• A thread_local free list is used first. It does not need any kind of synchronization and is very fast. When the thread finishes, its contents are returned to the next free list.
  • A global free list using lock-free access via atomics.

Tip

For many applications that use immutable data structures significantly, this is actually the best heap policy, and it might become the default in the future.

Note that most our data structures internally use trees with the same big branching factors. This means that all vectors, maps, etc. can just allocate elements from the same free-list optimized heap. Not only does this lowers the allocation time, but also makes up for more efficient cache utilization. When a new node is needed, there are high chances the allocator will return a node that was just accessed. When batches of immutable updates are made, this can make a significant difference.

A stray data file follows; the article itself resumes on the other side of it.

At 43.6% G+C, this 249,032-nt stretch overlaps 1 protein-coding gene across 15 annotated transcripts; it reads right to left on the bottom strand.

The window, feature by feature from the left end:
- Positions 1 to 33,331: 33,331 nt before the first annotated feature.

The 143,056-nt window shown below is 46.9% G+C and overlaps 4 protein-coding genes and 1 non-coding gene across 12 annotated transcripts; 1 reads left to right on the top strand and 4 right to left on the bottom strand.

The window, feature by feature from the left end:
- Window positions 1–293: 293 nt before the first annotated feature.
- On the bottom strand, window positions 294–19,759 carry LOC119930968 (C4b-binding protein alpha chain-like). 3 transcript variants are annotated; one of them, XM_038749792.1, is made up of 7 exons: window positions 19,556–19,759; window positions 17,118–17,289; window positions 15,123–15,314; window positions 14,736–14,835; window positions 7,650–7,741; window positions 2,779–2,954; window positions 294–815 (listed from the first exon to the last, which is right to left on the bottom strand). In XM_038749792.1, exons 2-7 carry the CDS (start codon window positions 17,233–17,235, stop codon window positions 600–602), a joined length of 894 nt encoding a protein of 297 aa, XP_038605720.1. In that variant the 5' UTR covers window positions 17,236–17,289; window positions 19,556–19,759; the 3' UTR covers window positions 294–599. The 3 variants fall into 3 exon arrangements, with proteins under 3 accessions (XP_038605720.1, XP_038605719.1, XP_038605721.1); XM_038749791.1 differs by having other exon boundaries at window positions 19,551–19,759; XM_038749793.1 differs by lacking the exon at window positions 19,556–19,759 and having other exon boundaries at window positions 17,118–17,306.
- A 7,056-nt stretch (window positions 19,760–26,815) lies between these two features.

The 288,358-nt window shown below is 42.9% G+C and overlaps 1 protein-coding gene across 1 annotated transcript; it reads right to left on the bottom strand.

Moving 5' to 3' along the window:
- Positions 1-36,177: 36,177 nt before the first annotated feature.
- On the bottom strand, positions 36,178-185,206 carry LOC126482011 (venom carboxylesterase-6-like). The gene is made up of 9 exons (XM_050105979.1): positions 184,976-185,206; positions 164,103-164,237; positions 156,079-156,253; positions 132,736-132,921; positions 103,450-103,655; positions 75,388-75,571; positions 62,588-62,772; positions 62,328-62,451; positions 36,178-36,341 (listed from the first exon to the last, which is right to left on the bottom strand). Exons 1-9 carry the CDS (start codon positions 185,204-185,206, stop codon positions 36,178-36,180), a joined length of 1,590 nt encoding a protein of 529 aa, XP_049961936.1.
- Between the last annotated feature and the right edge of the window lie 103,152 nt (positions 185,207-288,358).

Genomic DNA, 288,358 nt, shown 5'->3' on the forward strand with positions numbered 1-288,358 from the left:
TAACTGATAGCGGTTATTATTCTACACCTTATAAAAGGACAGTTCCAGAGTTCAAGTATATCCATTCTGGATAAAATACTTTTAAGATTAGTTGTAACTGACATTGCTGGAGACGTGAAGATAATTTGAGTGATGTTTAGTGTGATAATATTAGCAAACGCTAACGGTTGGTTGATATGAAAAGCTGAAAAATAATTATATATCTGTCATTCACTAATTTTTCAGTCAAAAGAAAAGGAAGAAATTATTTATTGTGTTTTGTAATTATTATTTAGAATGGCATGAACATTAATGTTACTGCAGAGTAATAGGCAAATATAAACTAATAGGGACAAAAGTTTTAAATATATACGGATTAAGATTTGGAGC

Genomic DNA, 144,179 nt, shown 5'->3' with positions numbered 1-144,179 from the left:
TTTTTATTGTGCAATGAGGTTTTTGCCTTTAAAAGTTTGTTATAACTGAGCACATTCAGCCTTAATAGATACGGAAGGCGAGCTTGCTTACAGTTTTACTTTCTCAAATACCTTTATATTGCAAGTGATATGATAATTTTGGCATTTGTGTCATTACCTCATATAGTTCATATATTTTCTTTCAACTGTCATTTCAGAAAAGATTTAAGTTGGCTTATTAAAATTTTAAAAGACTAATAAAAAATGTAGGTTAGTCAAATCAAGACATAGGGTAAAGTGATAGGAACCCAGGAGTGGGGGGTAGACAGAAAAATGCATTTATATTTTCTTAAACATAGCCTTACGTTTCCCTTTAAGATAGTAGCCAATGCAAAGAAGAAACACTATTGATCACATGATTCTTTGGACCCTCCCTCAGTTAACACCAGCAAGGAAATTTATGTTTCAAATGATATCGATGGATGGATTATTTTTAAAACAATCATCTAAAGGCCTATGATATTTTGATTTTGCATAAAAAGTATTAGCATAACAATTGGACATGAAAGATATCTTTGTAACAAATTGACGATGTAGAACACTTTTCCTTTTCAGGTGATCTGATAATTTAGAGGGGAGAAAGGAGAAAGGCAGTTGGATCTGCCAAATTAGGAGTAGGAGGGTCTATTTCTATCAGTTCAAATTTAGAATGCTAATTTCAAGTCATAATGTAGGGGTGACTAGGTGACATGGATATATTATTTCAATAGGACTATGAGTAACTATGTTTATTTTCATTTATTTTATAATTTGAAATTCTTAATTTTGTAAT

Template Parameters
  • Heap: Heap to be used when the free list is empty.

Standard heap

struct immer::cpp_heap

A heap that uses operator new and operator delete.

Public Static Functions

template <typename… Tags>
static void *allocate(std::size_t size, Tags...)

Returns a pointer to a memory region of size size, if the allocation was successful, and throws otherwise.

static void deallocate(std::size_t size, void *data)

Releases a memory region data that was previously returned by allocate. One must not use nor deallocate again a memory region that once it has been deallocated.

Malloc heap

struct immer::malloc_heap

A heap that uses std::malloc and std::free to manage memory.

Public Static Functions

template <typename… Tags>
static void *allocate(std::size_t size, Tags...)

Returns a pointer to a memory region of size size, if the allocation was successful and throws std::bad_alloc otherwise.

static void deallocate(std::size_t, void *data)

Releases a memory region data that was previously returned by allocate. One must not use nor deallocate again a memory region that once it has been deallocated.

Garbage collected heap

class immer::gc_heap

Heap that uses a tracing garbage collector.

This heap uses the Boehm’s conservative garbage collector under the hood. This is a tracing garbage collector that automatically reclaims unused memory. Thus, it is not needed to call deallocate() in order to release memory.

Dependencies

In order to use this header file, you need to make sure that Boehm’s libgc is your include path and link to its binary library.